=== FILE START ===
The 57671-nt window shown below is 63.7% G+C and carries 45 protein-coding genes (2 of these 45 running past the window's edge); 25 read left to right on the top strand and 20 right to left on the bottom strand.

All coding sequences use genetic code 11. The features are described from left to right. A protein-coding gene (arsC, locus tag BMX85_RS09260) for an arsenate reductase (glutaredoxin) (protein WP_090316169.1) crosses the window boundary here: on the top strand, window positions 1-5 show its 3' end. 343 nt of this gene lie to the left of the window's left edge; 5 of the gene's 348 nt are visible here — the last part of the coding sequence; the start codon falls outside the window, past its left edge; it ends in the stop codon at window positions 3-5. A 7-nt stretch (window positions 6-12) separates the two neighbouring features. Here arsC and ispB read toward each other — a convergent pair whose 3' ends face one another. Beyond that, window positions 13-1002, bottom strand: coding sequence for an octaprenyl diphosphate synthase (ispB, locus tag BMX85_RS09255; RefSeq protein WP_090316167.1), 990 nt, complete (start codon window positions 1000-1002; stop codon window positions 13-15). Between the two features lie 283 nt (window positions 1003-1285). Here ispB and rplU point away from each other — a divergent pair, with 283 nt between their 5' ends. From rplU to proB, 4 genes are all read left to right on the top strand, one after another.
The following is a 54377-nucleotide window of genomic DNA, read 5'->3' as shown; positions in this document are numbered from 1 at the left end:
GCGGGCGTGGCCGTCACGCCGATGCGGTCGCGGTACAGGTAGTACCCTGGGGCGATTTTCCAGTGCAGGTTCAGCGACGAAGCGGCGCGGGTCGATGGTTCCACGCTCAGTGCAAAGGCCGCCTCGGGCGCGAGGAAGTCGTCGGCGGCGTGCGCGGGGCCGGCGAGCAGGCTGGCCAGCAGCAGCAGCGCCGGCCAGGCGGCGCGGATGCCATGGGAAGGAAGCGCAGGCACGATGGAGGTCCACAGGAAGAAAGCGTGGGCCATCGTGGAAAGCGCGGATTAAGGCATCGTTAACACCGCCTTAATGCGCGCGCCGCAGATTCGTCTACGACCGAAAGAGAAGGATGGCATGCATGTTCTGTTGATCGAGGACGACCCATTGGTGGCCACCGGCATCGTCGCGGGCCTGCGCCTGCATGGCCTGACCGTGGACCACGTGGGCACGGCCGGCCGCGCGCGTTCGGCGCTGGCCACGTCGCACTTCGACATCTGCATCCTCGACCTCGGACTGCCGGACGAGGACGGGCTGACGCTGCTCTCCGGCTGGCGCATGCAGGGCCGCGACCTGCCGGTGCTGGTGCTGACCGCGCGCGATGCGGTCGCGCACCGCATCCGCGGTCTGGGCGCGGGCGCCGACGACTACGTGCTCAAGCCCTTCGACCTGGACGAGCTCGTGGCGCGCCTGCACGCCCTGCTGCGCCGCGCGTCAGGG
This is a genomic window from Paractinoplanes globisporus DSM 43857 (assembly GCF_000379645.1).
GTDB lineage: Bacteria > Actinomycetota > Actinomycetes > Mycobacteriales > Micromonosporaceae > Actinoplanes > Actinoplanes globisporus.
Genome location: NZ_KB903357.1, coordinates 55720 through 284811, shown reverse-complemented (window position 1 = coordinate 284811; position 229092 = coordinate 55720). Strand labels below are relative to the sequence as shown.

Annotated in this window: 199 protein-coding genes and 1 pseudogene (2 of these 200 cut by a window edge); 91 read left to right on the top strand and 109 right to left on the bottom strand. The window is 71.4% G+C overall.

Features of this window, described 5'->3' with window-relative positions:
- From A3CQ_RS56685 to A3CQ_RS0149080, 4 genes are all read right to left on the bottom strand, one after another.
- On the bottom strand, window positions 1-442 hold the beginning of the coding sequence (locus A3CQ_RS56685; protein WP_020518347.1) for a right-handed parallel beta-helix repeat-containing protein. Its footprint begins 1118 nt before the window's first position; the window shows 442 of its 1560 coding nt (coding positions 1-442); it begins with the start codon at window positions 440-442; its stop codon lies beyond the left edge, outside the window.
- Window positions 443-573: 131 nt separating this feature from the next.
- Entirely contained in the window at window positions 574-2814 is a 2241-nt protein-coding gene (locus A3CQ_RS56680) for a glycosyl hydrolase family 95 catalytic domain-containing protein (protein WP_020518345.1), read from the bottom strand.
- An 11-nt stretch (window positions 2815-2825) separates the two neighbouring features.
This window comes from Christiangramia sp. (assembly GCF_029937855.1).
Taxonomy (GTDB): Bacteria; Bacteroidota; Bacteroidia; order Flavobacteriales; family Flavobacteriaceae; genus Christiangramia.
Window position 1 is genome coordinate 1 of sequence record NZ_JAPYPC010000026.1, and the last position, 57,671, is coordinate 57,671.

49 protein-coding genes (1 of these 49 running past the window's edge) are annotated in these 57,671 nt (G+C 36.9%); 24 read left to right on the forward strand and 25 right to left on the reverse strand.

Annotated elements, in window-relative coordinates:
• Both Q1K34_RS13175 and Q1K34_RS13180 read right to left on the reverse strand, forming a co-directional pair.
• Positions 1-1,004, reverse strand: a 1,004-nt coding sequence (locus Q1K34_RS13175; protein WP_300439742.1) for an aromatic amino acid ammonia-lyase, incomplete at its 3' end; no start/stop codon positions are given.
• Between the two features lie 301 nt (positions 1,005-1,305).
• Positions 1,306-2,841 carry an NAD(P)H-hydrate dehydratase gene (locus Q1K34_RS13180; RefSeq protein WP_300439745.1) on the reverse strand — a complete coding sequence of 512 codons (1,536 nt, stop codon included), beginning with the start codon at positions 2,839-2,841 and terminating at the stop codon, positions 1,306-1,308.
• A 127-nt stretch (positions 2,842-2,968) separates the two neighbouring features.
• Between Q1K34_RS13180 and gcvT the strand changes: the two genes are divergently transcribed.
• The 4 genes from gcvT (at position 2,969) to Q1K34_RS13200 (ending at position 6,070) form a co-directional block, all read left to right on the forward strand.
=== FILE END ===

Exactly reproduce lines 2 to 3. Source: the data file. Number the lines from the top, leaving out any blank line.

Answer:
All coding sequences use genetic code 11. The features are described from left to right. A protein-coding gene (arsC, locus tag BMX85_RS09260) for an arsenate reductase (glutaredoxin) (protein WP_090316169.1) crosses the window boundary here: on the top strand, window positions 1-5 show its 3' end. 343 nt of this gene lie to the left of the window's left edge; 5 of the gene's 348 nt are visible here — the last part of the coding sequence; the start codon falls outside the window, past its left edge; it ends in the stop codon at window positions 3-5. A 7-nt stretch (window positions 6-12) separates the two neighbouring features. Here arsC and ispB read toward each other — a convergent pair whose 3' ends face one another. Beyond that, window positions 13-1002, bottom strand: coding sequence for an octaprenyl diphosphate synthase (ispB, locus tag BMX85_RS09255; RefSeq protein WP_090316167.1), 990 nt, complete (start codon window positions 1000-1002; stop codon window positions 13-15). Between the two features lie 283 nt (window positions 1003-1285). Here ispB and rplU point away from each other — a divergent pair, with 283 nt between their 5' ends. From rplU to proB, 4 genes are all read left to right on the top strand, one after another.
The following is a 54377-nucleotide window of genomic DNA, read 5'->3' as shown; positions in this document are numbered from 1 at the left end: